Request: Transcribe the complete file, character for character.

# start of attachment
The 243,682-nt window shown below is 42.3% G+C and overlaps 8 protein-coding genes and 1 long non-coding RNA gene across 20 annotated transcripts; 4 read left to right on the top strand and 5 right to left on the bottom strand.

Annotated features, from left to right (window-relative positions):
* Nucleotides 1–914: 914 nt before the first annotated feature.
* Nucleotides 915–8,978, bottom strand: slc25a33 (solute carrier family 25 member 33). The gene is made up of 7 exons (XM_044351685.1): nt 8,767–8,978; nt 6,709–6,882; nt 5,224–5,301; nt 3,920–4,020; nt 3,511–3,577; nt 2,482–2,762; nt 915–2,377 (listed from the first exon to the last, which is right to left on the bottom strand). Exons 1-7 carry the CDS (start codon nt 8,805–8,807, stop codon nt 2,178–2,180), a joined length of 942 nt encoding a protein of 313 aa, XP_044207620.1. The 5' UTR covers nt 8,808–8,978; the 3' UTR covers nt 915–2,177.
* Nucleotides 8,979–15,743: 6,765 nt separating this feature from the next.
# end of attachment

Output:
The 243,682-nt window shown below is 42.3% G+C and overlaps 8 protein-coding genes and 1 long non-coding RNA gene across 20 annotated transcripts; 4 read left to right on the top strand and 5 right to left on the bottom strand.

Annotated features, from left to right (window-relative positions):
* Nucleotides 1–914: 914 nt before the first annotated feature.
* Nucleotides 915–8,978, bottom strand: slc25a33 (solute carrier family 25 member 33). The gene is made up of 7 exons (XM_044351685.1): nt 8,767–8,978; nt 6,709–6,882; nt 5,224–5,301; nt 3,920–4,020; nt 3,511–3,577; nt 2,482–2,762; nt 915–2,377 (listed from the first exon to the last, which is right to left on the bottom strand). Exons 1-7 carry the CDS (start codon nt 8,805–8,807, stop codon nt 2,178–2,180), a joined length of 942 nt encoding a protein of 313 aa, XP_044207620.1. The 5' UTR covers nt 8,808–8,978; the 3' UTR covers nt 915–2,177.
* Nucleotides 8,979–15,743: 6,765 nt separating this feature from the next.